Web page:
Manchester 'homeless meter' program seeks to deter panhandlingBy PAUL FEELY
New Hampshire Union Leader
May 19. 2013 9:20PM
MANCHESTER — The Board of Mayor and Aldermen is expected to approve a plan Tuesday night to install “homeless meters” in six locations around the city, to collect donations to benefit the city’s most needy residents.
Tuesday’s meeting is scheduled to get underway at 7:30 p.m. in the Aldermanic Chambers on the third floor of City Hall, One City Hall Plaza.
The proposal to install the meters was submitted earlier this month by Manchester Aldermen Pat Long, Ward 3, to the city’s Committee on Traffic. In the plan the devices are termed “Spare Change Meters.” They are repurposed coin-operated parking meters set up to collect donations for designated nonprofit organizations.
“People feel like they should be helping these people,” said Long prior to submitting the proposal. “You’re taught in church that you should help the less fortunate, and they feel guilty if they don’t.”
The idea is similar to programs already established in cities such as Baltimore, Minneapolis and Denver.
Long said he would like to see five or six of the city’s old parking meters installed in some of the most heavily panhandled areas of Manchester, including Elm Street. Money deposited in the meters would go directly to organizations that help the homeless. The goal, Long said, is to reduce panhandling and educate business owners and residents about the problem of giving money directly to people on the streets.
The Committee on Public Safety, Health and Traffic has unanimously recommended that the proposal be approved, with the following stipulations:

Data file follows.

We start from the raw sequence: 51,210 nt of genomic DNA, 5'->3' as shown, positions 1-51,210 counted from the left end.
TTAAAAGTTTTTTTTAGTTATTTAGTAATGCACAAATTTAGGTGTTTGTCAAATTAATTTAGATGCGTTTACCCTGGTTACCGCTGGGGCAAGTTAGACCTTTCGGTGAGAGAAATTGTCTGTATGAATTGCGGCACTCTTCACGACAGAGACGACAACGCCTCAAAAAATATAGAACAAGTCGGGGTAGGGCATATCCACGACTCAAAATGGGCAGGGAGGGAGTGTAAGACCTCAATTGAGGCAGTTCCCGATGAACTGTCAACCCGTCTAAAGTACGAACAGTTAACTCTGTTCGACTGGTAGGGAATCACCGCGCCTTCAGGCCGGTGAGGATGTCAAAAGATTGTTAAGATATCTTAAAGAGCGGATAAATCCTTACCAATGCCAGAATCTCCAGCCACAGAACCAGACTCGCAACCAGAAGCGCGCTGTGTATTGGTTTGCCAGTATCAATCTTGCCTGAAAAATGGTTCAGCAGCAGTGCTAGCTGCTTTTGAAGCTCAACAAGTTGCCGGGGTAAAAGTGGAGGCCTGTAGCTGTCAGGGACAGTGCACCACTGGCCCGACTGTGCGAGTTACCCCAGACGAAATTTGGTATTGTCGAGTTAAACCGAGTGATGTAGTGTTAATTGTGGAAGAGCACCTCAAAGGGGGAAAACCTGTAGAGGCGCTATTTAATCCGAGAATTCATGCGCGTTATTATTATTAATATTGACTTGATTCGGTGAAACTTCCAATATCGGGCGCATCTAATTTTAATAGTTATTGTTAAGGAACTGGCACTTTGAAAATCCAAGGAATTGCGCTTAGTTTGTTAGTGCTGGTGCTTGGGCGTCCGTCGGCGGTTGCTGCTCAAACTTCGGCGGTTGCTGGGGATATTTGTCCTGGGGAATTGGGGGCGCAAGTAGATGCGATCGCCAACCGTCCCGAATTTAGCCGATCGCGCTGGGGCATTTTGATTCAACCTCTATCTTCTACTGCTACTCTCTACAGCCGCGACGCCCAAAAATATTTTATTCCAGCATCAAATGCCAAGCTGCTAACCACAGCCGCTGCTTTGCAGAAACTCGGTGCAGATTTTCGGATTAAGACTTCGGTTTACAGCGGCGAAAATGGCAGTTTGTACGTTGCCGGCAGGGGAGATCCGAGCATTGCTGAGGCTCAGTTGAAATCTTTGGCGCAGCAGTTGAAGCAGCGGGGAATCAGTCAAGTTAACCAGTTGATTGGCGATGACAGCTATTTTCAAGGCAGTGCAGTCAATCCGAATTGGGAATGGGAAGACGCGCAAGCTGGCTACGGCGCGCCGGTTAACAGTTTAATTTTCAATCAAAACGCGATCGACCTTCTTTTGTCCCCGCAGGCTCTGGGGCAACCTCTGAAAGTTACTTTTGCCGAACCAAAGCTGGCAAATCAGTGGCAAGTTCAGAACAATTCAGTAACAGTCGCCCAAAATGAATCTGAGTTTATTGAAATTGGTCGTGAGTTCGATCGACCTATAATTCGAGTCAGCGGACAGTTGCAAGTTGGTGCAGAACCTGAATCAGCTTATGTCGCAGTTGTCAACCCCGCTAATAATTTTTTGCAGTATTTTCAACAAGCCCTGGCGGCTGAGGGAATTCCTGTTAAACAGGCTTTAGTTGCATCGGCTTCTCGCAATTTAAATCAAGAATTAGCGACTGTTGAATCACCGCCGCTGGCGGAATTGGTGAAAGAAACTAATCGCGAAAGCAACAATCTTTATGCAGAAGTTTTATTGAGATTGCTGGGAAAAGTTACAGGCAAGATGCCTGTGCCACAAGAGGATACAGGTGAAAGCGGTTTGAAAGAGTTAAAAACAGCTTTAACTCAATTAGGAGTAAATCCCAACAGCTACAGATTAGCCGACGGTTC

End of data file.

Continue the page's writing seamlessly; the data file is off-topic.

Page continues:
• The locations for the meters be determined by the Parking Division and Highway Department
• The first $260 in donations be used to reimburse the city for installation of the meters.
• All donations received after the $260 threshold is achieved would benefit the organization New Horizons.
“We would paint (the meters ) a new color, maybe red or blue, so they stand out from the ‘Pay and Display’ parking meters,” said Long. “They would be clearly labeled to say what group would benefit from any donations made.”
“I think this is a wonderful idea that is working successfully in a number of communities across the country,” said New Horizons Executive Director Charlie Sherman. “In Denver, their meter program was launched in 2007 and raises over $100,000 for homeless programs in that city. With cuts in federal, state and municipal funding, every year it becomes more and more challenging to raise the necessary funds to continue operating both our main shelter and Angie’s Shelter for women. We do a lot of fund raising throughout the year, but as the need continues to grow and government funding is cut, there is a need to fill that gap.”
The plan is part of the city’s approach to deterring aggressive panhandlers.
“We’re already hearing from some business owners, especially in the downtown area, about aggressive behavior shown by panhandlers,” said Manchester Police Chief David Mara. “A lot of the people we recognize as people who are not homeless. People give them cash, and they are feeding their addictions to alcohol or drugs.”
Long feels these meters would give people the opportunity to still donate to help the homeless, in a way that ensures programs that help them will get the funds.
The Manchester Police Department Community Policing Unit will soon begin increased visibility patrols downtown during the work week lunch time frame. Community police will also meet one-on-one with downtown business and property owners to discuss panhandling and other downtown quality-of-life issues. Mara said during these visits his department will conduct a survey to determine the effect of panhandling on Manchester businesses.